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Also known as, or recorded in historical documents as;
Dominicum in valle

In the civil parish of Dacre.
In the historic county of Cumberland.
Modern Authority of Cumbria.
1974 county of Cumbria.
Medieval County of Cumberland.

OS Map Grid Reference: NY47722688
Latitude 54.63430° Longitude -2.81158°

Dalemain has been described as a probable Pele Tower.

There are masonry footings remains.

This is a Grade 1 listed building protected by law*.


Large country house. C15 with C16 additions, C17 alterations and extensive mid 1730's extensions, the initials E.H. over the entrance (Edward Hasell). Earliest parts of calciferous sandstone rubble with pink sandstone rubble extensions and flush quoins. C18 parts of pink sandstone ashlar with rusticated pilasters, string course, open-balustraded parapet and V-jointed quoins, all on moulded plinth. C18 lead downspouts. Graduated hipped greenslate roof with sandstone ashlar chimney stacks. 2-storey, 9-bay facade with wings built around a small courtyard, the rear range incorporating the original house. Facade has central panelled doors in fluted-pilaster pedimented doorcase. Sash windows with glazing bars in stone architraves with false keystones. The 2 end bays at either side are divided by pilasters. Left return wall has 2 bays of similar sash windows; the 5-bay wing has sash windows in stone surrounds. The right return wall has 2 bays similar to the facade, then the 2-bay wing which is carried up to full parapet height for 3 storeys, with small and large sash windows in stone surrounds. The original house is of 2 or 3 builds, the walls raised to form a uniform parapet in the C18. The central bays are a C15 hall adjoined by what has been interpreted as a tower, but appears to be an integral part of the hall range exhibiting similar C15 features and wall thicknesses. Left C17 chamfered-surround doorway under a large C17 cross-mullioned window. 2- and 3-light stone-mullioned windows, all under hoodmoulds, continuous on lower floor, broken on the upper floor by an C18 sash window beside a blocked 2-light window retaining its hoodmould. Central large chimney stack projects from the parapet, off-set on its right side for its full height. Further sash windows with glazing bars in C18 surrounds between chimney stack and staircase windows, which are in chamfered surrounds. The lowest one is 2-light and between these windows is a cross-and-circle vent stone. The far right 2 bays are part of the C18 wing; the far left bay is a C16 extension with 2-light stone-mullioned windows under hoodmoulds, continued on the left return wall. The inside of the courtyard shows the original front wall of the hall range now with a central late C17 bolection-moulded doorway and sash windows with glazing bars in C18 stone surrounds. The original windows of 2 periods are now blocked but traces remain. The interior has a broad C15 newel staircase and a smaller similar blocked staircase. Beamed ceilings, late C16 panelled rooms with moulded plasterwork. Remainder of the house has C18 features such as panelling, doors, ceilings and woodwork. (Listed Building Report)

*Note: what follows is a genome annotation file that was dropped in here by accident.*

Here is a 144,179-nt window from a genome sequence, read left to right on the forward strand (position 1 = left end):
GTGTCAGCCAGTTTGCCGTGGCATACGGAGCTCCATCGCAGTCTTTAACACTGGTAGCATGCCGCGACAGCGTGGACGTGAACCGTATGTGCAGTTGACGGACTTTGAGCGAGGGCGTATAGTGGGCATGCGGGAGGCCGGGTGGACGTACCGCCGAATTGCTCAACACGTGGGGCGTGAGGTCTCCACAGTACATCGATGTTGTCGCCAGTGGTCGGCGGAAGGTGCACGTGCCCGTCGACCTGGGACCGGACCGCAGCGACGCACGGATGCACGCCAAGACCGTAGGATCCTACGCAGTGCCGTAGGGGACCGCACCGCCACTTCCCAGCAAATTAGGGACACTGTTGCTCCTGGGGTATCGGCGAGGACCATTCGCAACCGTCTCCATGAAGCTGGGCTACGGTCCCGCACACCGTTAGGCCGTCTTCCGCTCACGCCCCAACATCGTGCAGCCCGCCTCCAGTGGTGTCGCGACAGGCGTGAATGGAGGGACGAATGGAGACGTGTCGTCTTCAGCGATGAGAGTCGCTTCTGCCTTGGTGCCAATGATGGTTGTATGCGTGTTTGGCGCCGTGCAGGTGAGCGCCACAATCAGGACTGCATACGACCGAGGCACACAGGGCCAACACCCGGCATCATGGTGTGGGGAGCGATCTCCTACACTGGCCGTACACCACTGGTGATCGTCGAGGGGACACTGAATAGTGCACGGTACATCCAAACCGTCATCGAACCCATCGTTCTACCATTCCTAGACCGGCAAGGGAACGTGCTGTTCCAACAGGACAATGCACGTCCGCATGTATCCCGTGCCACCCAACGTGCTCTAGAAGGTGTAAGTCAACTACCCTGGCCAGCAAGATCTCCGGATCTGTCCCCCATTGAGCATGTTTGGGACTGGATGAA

Dalemain, now the seat of Edward Hasell, Esq. belonged, in the reign of Henry II. to the Morvilles. In the reign of Henry III. it passed to the Laytons, of whose coheiress it was purchased in 1665 by Sir Edward Hasell, ancestor of the present proprietor. (Lysons 1816)

Sometimes stated to have started as a C12 fortified site. The citation and evidence for this statement is not given and can not be critically examined. The Morvil family and the Layton family seem to have been minor knights so a peel tower of C14/C15 date here is entirely possible but not a major site. The relationship between this site and nearby Darce Castle is unclear. Dalemain is within a park but this park may originally have belonged to Dacre.
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This record last updated 26/07/2017 09:21:31

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